Buffy vs Dracula (Buffy, Season 5, Episode 1)

Dracula seems to have everyone in his thrall in this first episode of season five.  Xander fully succumbed to the Master’s powers, and even Buffy seems taken in by his foreign charm.

From an outside perspective, if one doesn’t believe in Dracula’s powers, it merely seems that everyone has suddenly developed mild epileptic seizures. Unlike grand mal seizures, characterised by violent shaking and unconsciousness, petit mal seizures seem quite benign and unremarkable: the person having one simply seems to have ‘zoned out’.  Because of this, such seizures are sometimes called ‘absence seizures.’  (Schoolchildren experiencing one of these seizures may be accused of daydreaming or not paying attention in school.)

What might I suggest to counteract this insidious power of Dracula over Buffy and the Scoobies?  Can acupuncture or herbal medicine offer any help?

The formula Chai Hu jia Long Gu Mu Li Tang has, in fact, been used to treat epilepsy in Japan, and several Kanpo practitioners have claimed cures after a round of treatment by this formula or the similar Xiao Chai Hu Tang jia Gui Zhi jia Shao Yao Tang (Otsuka 2010, trans. de Soriano and Dawes, p72).

Chai Hu jia Long Gu Mu Li Tang focuses on relieving constraint of yang qi through venting the yang channels exteriorly and draining heat internally.  The Long Gu and Mu Li also serve to sedate and refocus the mind, and being salting in nature, will soften any phlegm present.  When the external yang channels are blocked, the patient can neither rotate externally (shao yang), nor more forwards (tai yang), nor stop him or herself once moving (yang ming).  Clearly, Dracula’s powers are focused on closing off the yang channels and his ‘magic’ hold over people is really only at an external level.  The constraint of yang qi on the interior leads to heat, and if phlegm were already present in a person — as perhaps in Xander’s case — this phlegm may begin to harass the heart and mind, leading to erratic behaviour, giving the impression that Dracula controls the affected person.  However, a few doses of Chai Hu jia Long Gu Mu Li Tang should release someone from Dracula’s hold.

The second formula combination, Xiao Chai Hu Tang with Gui Zhi jia Shao Yao Tang is composed of chai hu (7), ban xia (5), sheng jiang (4+4), huang qin (3), da zao (3+4), ren shen (3), and gan cao (2+2), plus gui zhi (4)  and shao yao (6).  This combination also focuses on releasing constraint, although it focuses more on the shao yang and tai yin systems than on the other two yang channels.  It also focuses more on the middle warmer, rather than the upper warmer.  It can be used for delirious speech as well as the more usual alternating chills and fever (or alternating attention and inattention).  It would seem this combination would therefore be more appropriate for Xander than for Buffy.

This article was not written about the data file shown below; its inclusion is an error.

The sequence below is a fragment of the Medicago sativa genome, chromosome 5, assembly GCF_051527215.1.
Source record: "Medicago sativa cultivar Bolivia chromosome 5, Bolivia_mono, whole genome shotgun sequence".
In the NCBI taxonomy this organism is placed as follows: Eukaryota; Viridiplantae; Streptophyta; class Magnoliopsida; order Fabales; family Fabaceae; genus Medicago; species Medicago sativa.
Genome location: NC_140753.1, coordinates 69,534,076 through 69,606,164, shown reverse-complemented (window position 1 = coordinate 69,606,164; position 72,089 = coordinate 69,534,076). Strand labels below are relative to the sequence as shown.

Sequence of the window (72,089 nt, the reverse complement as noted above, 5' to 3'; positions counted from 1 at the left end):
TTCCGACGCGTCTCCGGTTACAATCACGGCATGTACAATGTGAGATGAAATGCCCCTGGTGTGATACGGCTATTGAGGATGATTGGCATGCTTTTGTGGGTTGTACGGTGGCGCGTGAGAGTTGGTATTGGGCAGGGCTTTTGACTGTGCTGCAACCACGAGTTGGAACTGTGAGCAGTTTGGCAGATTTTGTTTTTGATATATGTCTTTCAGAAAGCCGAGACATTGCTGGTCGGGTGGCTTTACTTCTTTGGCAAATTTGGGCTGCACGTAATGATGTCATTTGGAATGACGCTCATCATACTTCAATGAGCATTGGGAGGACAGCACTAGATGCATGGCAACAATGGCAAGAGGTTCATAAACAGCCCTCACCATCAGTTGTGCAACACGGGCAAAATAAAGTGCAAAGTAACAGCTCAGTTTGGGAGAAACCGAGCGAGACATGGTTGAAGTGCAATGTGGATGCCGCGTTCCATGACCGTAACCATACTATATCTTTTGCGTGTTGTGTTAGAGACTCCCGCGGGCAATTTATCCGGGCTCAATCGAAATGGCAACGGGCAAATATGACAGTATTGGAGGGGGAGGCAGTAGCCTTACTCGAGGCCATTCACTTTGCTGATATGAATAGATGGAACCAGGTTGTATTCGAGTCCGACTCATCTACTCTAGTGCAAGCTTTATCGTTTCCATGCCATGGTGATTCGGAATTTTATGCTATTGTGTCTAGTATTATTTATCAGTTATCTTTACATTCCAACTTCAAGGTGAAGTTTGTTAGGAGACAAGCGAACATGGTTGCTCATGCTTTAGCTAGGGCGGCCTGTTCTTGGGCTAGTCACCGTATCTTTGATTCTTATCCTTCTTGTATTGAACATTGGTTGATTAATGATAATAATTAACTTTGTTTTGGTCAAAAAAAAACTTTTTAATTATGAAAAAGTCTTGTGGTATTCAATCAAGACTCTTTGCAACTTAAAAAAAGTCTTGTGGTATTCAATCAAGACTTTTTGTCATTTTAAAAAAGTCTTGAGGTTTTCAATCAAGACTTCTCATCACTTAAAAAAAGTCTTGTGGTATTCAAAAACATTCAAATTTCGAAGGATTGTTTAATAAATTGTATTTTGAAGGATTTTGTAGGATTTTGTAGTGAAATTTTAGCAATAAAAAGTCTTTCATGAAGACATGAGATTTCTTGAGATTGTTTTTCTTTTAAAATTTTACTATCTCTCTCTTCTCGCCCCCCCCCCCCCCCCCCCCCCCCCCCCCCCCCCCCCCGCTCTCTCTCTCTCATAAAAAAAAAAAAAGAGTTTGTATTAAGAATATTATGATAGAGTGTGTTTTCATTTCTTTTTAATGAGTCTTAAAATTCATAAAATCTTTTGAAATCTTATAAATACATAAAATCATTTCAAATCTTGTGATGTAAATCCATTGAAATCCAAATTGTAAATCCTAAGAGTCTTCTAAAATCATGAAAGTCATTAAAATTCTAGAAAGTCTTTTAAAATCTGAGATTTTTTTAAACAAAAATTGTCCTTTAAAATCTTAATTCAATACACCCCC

As for acupuncture, how can the condition be approached?  If we translated from the herbal physiological diagnosis, we are confronted with a simple case of constraint of the exterior, possibly beginning to move interiorly in Xander’s case.  I might suggest a sinew vessel treatment for Buffy, and a primary treatment approach for Xander.  However, a simpler approach might be available for each.

If the issue is simply one of constrained yang qi, then it would stand to reason that choosing one or two points which affect several yang channels and which release the exterior should be sufficient treatment.  Du-14 is one such point:  all yang channels meet here, and it is used to treat exterior conditions, rigidity of the sense organs and clear the brain.  It therefore seems ideal.  If releasing heat from the interior is necessary, the point can be bled and cupped (‘wet’ cupping). Bleeding will draw the heat from the interior, and cupping will help release the exterior and the tendons of the neck, allowing clear yang to ascend and descend properly.  In cases of extreme external cold and internal heat, the point can be bled and cupped, and moxa can then be applied subsequently to warm the exterior.

If Du-14 alone seems insufficient, Bl-35 is known as the meeting point of yang.  Not much used today, it may nonetheless bring yang qi from the Du Mai to the Tai Yang channel.  The drawback to using Bl-35 in this instance is that the pathogenic influence, if not fully released through TaiYang, may become trapped midway between the interior and exterior, and a follow-up treatment will be necessary.  Again, the point could be bled (and this might prove useful in cases of hemorrhoids caused by wei qi trapped in the digestive organs and unable to return to the exterior upon awakening — as can happen with too much day time napping).

As always, although based on Eastern Medical physiology, these posts are for entertainment purposes only.  If you feel you could benefit from Chinese or Japanese herbal medicine and acupuncture, please see a qualified practitioner.

Happy Slayage!


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